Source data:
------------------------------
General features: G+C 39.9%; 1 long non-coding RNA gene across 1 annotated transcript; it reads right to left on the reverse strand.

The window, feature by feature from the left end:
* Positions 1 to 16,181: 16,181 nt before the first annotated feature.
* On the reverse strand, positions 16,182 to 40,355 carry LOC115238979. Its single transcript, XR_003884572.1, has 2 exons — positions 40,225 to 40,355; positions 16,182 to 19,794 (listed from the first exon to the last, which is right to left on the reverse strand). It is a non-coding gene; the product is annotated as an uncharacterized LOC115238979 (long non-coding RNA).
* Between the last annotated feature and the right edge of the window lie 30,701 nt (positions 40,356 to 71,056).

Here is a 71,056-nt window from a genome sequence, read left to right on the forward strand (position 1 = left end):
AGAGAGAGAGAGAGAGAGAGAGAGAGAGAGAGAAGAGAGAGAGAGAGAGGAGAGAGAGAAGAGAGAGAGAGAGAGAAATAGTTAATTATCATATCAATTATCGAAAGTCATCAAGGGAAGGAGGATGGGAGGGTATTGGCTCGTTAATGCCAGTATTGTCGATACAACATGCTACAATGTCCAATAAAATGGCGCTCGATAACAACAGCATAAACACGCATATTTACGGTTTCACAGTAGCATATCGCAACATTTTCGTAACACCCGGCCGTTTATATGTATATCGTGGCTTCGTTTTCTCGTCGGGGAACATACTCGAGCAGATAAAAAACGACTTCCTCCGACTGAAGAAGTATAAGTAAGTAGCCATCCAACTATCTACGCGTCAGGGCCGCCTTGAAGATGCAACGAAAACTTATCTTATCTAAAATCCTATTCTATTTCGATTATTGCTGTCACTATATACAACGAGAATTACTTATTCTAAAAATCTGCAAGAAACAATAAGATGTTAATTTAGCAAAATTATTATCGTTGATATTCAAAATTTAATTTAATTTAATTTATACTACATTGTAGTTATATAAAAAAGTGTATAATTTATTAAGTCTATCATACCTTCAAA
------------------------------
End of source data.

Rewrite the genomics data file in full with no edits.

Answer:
General features: G+C 39.9%; 1 long non-coding RNA gene across 1 annotated transcript; it reads right to left on the reverse strand.

The window, feature by feature from the left end:
* Positions 1 to 16,181: 16,181 nt before the first annotated feature.
* On the reverse strand, positions 16,182 to 40,355 carry LOC115238979. Its single transcript, XR_003884572.1, has 2 exons — positions 40,225 to 40,355; positions 16,182 to 19,794 (listed from the first exon to the last, which is right to left on the reverse strand). It is a non-coding gene; the product is annotated as an uncharacterized LOC115238979 (long non-coding RNA).
* Between the last annotated feature and the right edge of the window lie 30,701 nt (positions 40,356 to 71,056).

Here is a 71,056-nt window from a genome sequence, read left to right on the forward strand (position 1 = left end):
AGAGAGAGAGAGAGAGAGAGAGAGAGAGAGAGAAGAGAGAGAGAGAGAGGAGAGAGAGAAGAGAGAGAGAGAGAGAAATAGTTAATTATCATATCAATTATCGAAAGTCATCAAGGGAAGGAGGATGGGAGGGTATTGGCTCGTTAATGCCAGTATTGTCGATACAACATGCTACAATGTCCAATAAAATGGCGCTCGATAACAACAGCATAAACACGCATATTTACGGTTTCACAGTAGCATATCGCAACATTTTCGTAACACCCGGCCGTTTATATGTATATCGTGGCTTCGTTTTCTCGTCGGGGAACATACTCGAGCAGATAAAAAACGACTTCCTCCGACTGAAGAAGTATAAGTAAGTAGCCATCCAACTATCTACGCGTCAGGGCCGCCTTGAAGATGCAACGAAAACTTATCTTATCTAAAATCCTATTCTATTTCGATTATTGCTGTCACTATATACAACGAGAATTACTTATTCTAAAAATCTGCAAGAAACAATAAGATGTTAATTTAGCAAAATTATTATCGTTGATATTCAAAATTTAATTTAATTTAATTTATACTACATTGTAGTTATATAAAAAAGTGTATAATTTATTAAGTCTATCATACCTTCAAA